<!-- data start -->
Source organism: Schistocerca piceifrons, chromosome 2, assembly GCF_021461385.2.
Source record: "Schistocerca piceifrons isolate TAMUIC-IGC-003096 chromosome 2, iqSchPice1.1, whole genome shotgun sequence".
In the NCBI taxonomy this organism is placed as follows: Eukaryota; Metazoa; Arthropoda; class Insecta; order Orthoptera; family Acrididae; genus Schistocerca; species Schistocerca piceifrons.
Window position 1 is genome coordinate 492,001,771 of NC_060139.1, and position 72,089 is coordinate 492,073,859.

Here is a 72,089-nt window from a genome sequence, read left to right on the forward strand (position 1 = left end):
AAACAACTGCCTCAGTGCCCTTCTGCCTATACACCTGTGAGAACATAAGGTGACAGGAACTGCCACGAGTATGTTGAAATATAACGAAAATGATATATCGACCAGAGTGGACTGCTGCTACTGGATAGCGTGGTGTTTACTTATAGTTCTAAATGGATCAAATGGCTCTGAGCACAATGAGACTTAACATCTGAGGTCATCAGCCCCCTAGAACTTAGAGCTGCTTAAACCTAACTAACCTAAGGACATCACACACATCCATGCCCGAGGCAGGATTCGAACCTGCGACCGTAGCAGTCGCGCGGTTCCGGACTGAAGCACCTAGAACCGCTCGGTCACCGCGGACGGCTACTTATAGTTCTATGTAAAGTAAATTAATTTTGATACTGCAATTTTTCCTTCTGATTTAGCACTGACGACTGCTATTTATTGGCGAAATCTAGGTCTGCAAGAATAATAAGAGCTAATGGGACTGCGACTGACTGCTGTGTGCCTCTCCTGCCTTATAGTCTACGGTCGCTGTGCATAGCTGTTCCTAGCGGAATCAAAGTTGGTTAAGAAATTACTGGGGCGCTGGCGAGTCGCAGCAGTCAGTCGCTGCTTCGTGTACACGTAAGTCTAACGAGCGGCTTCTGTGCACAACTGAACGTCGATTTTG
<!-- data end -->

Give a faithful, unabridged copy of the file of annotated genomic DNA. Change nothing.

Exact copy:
Source organism: Schistocerca piceifrons, chromosome 2, assembly GCF_021461385.2.
Source record: "Schistocerca piceifrons isolate TAMUIC-IGC-003096 chromosome 2, iqSchPice1.1, whole genome shotgun sequence".
In the NCBI taxonomy this organism is placed as follows: Eukaryota; Metazoa; Arthropoda; class Insecta; order Orthoptera; family Acrididae; genus Schistocerca; species Schistocerca piceifrons.
Window position 1 is genome coordinate 492,001,771 of NC_060139.1, and position 72,089 is coordinate 492,073,859.

Here is a 72,089-nt window from a genome sequence, read left to right on the forward strand (position 1 = left end):
AAACAACTGCCTCAGTGCCCTTCTGCCTATACACCTGTGAGAACATAAGGTGACAGGAACTGCCACGAGTATGTTGAAATATAACGAAAATGATATATCGACCAGAGTGGACTGCTGCTACTGGATAGCGTGGTGTTTACTTATAGTTCTAAATGGATCAAATGGCTCTGAGCACAATGAGACTTAACATCTGAGGTCATCAGCCCCCTAGAACTTAGAGCTGCTTAAACCTAACTAACCTAAGGACATCACACACATCCATGCCCGAGGCAGGATTCGAACCTGCGACCGTAGCAGTCGCGCGGTTCCGGACTGAAGCACCTAGAACCGCTCGGTCACCGCGGACGGCTACTTATAGTTCTATGTAAAGTAAATTAATTTTGATACTGCAATTTTTCCTTCTGATTTAGCACTGACGACTGCTATTTATTGGCGAAATCTAGGTCTGCAAGAATAATAAGAGCTAATGGGACTGCGACTGACTGCTGTGTGCCTCTCCTGCCTTATAGTCTACGGTCGCTGTGCATAGCTGTTCCTAGCGGAATCAAAGTTGGTTAAGAAATTACTGGGGCGCTGGCGAGTCGCAGCAGTCAGTCGCTGCTTCGTGTACACGTAAGTCTAACGAGCGGCTTCTGTGCACAACTGAACGTCGATTTTG